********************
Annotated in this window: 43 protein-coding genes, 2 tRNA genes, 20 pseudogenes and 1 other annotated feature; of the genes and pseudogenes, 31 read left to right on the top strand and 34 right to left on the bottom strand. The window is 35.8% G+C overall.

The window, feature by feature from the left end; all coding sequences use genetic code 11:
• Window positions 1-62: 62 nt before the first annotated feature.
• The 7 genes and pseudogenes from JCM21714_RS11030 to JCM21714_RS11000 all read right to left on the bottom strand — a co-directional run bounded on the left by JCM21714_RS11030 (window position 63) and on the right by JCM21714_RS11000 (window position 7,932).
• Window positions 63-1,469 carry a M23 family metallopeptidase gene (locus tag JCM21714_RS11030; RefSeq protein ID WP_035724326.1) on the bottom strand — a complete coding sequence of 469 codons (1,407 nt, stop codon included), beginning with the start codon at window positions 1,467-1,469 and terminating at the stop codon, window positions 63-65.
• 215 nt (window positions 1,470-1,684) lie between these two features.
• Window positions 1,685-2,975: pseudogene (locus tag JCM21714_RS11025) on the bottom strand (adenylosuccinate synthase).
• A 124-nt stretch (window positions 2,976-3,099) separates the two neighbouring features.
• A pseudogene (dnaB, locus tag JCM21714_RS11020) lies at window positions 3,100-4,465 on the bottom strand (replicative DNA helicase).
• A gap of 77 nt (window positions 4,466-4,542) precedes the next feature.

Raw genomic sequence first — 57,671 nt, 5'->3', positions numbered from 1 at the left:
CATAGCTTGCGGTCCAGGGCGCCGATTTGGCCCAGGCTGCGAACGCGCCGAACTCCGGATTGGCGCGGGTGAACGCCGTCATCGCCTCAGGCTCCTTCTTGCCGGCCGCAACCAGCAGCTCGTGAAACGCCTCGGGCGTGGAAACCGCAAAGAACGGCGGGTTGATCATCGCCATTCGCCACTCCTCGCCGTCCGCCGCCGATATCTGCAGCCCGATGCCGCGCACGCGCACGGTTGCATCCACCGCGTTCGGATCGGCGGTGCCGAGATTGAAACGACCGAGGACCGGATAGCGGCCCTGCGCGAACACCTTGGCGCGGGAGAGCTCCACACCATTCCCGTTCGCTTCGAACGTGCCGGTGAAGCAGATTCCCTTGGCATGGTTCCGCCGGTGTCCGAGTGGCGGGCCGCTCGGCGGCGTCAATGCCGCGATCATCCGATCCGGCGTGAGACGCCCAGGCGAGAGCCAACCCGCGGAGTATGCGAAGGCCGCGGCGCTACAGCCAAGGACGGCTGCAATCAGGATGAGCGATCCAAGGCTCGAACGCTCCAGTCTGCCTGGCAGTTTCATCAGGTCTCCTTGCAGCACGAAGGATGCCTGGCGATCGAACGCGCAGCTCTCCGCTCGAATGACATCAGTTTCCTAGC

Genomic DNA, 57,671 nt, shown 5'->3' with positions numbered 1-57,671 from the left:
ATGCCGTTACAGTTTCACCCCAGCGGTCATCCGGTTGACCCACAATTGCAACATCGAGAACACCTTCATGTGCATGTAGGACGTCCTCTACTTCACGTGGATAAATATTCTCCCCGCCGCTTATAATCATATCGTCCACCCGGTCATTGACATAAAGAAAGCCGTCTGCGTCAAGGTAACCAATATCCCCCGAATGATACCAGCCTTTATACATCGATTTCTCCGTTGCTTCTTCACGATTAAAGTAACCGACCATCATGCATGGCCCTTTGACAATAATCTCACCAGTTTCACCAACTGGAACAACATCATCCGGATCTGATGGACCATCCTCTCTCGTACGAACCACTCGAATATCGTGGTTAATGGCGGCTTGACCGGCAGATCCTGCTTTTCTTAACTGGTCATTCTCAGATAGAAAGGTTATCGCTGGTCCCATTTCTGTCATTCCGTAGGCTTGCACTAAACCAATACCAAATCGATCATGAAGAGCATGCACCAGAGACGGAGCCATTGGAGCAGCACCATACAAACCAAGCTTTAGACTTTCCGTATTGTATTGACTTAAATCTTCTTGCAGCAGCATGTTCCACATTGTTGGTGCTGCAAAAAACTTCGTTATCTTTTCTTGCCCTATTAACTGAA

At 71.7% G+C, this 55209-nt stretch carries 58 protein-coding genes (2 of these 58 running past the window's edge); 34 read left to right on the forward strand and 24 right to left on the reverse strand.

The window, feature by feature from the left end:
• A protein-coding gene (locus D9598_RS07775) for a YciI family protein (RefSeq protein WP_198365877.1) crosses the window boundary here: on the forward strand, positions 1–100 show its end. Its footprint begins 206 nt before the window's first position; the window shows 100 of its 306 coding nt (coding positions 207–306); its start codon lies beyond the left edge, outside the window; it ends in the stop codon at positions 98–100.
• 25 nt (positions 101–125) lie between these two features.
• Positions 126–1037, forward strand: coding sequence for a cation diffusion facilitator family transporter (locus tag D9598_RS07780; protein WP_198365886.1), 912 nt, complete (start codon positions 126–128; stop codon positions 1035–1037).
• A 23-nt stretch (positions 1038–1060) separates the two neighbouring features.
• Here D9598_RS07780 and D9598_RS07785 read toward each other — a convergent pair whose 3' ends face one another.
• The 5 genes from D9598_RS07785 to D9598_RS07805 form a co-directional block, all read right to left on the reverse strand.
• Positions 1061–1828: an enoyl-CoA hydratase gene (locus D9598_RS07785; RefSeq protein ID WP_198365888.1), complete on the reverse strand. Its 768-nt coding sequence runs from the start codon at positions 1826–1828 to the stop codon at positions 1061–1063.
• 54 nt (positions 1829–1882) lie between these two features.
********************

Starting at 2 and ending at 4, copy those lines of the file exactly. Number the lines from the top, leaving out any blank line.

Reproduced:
The window, feature by feature from the left end; all coding sequences use genetic code 11:
• Window positions 1-62: 62 nt before the first annotated feature.
• The 7 genes and pseudogenes from JCM21714_RS11030 to JCM21714_RS11000 all read right to left on the bottom strand — a co-directional run bounded on the left by JCM21714_RS11030 (window position 63) and on the right by JCM21714_RS11000 (window position 7,932).